Trump 'not a fan' of Meghan | Donald Trump has taken a public swipe at Meghan Markle after she and Prince Harry appeared in a US voter registration drive video, saying he was "not a fan" of the Duchess. The US president also appeared to make a joke about the pair's relationship, saying that Prince Harry was going to need "a lot of luck" in the future. US Editor Ben Riley-Smith reports that the intervention escalates a remarkable spat between the US leader and the young royals, who have stepped back from official duties and moved to America.
- Whales | Sailing stopped as orcas attack boats off Spain
- Defector | Missing South Korean official was 'shot by North'
- Real spy | His name was Bond, James Bond (and born in Devon)
- Waste | Two thirds of packaging cannot be recycled at home
- TV reviews | Grayson Perry's Big American Road Trip - and more
Around the world: Back to school in Pakistan
Female students in Peshawar, Pakistan, wear protective masks as they queue to have their temperature checked before entering a class. Under its "smart" lockdown system, the country has started to ease coronavirus restrictions and allowed the reopening of schools for pupils aged 10 to 13. View more striking world pictures in our daily gallery.
Comment and analysis
- Allister Heath | Three taboos of PM's coronavirus fiasco
- Madeline Grant | Boris is using NHS to preserve himself
- Reader letters | Responsible citizens despair at restrictions
- Ambrose Evans-Pritchard | Europe risks languishing in slump
- Michael Deacon | Is the internet driving us all bonkers?
Editor's choice: Features and arts
- Unloved property hotspots | Where coronavirus has completely reversed fortunes
- Catwalk to Covid research | Former beauty queen who might just save the world
- Contemporary art | English stately homes provide a fitting backdrop for two titans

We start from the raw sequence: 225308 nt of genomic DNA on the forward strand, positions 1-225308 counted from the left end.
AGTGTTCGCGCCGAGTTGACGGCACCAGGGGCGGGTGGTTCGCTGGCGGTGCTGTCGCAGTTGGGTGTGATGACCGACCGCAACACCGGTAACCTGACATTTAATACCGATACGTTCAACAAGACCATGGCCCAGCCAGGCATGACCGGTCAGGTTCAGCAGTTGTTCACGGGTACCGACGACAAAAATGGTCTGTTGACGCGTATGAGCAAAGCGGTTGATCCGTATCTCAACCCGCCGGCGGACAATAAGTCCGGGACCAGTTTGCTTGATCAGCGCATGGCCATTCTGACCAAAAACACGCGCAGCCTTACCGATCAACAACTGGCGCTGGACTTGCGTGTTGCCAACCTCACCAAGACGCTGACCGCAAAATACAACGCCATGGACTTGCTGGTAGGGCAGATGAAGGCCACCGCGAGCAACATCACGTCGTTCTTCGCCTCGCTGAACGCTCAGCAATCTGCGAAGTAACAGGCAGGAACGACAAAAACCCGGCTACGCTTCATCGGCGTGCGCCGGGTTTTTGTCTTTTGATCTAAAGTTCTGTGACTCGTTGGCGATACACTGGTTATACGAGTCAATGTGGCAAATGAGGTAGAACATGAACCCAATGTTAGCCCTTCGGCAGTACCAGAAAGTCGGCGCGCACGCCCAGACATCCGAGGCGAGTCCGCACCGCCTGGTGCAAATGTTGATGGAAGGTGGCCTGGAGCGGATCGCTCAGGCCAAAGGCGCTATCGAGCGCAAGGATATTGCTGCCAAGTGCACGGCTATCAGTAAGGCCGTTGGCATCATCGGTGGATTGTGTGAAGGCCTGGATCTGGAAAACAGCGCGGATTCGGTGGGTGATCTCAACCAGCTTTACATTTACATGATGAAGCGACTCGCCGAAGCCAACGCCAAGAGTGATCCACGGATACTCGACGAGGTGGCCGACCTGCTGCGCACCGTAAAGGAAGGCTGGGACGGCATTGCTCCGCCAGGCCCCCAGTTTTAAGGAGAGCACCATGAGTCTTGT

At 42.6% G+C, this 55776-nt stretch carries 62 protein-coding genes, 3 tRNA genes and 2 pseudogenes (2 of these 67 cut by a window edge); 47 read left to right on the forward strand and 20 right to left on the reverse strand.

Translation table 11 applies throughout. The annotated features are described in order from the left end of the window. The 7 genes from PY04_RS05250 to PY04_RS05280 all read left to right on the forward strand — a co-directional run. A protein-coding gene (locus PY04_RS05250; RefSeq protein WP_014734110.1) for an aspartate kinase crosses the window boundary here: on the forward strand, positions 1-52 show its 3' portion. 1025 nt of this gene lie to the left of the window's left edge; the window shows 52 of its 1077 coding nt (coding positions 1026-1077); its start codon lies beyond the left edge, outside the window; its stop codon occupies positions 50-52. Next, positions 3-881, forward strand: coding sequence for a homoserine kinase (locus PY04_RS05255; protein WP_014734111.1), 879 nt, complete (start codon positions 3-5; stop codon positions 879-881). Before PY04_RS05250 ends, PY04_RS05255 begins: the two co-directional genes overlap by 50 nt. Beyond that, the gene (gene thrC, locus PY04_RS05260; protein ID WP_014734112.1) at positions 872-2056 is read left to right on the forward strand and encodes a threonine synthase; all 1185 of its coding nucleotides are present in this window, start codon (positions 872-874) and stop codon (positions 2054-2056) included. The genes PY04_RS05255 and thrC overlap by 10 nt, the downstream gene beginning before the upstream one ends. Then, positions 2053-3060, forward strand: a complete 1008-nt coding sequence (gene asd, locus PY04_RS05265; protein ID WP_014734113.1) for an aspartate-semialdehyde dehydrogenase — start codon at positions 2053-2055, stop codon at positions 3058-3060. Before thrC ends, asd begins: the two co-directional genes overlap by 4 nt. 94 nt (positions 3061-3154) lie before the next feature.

Business and money briefing
Offices U-turn | Britain's biggest banks, law firms and accountants have cancelled plans to bring thousands of workers back to the office following new advice from ministers, dragging the City back into shutdown and sparking fresh fears for London’s tottering economy. Some of the Square Mile's biggest businesses said staff should work from home again just weeks after beginning to reopen.
- AA | Takeover stalls as suitors step away from talks
- Investment Tip | This trust owns 'the right supermarkets'
- Alex cartoon | See our cartoonist's latest work on world of finance
Shock takeover talks | He is better known as a mask-wearing Hollywood actor in the Deadpool films, but Ryan Reynolds' ambitions could now extend to investing in non-League Wrexham. Reynolds confirmed that he and fellow American actor Rob McElhenney had been in talks with the National League side. James Ducker explains why.
- Chelsea 6 Barnsley 0 | Havertz hits a hat-trick
- Leicester City 0 Arsenal 2 | Disciplined win for Gunners
- EFL | Top flight to agree £250m bail-out package
Chicken with plums, honey and spices | A deliciously warming autumn casserole by Diana Henry. Read on for the recipe.
And finally... for this morning's downtime
When the CIA took LSD | Ken Kesey wrote One Flew Over The Cuckoo's Nest after taking LSD for a government mind control test. But what, exactly, was MKUltra for? Susannah Goldsbrough examines the twisted experiments that inspired Ratched.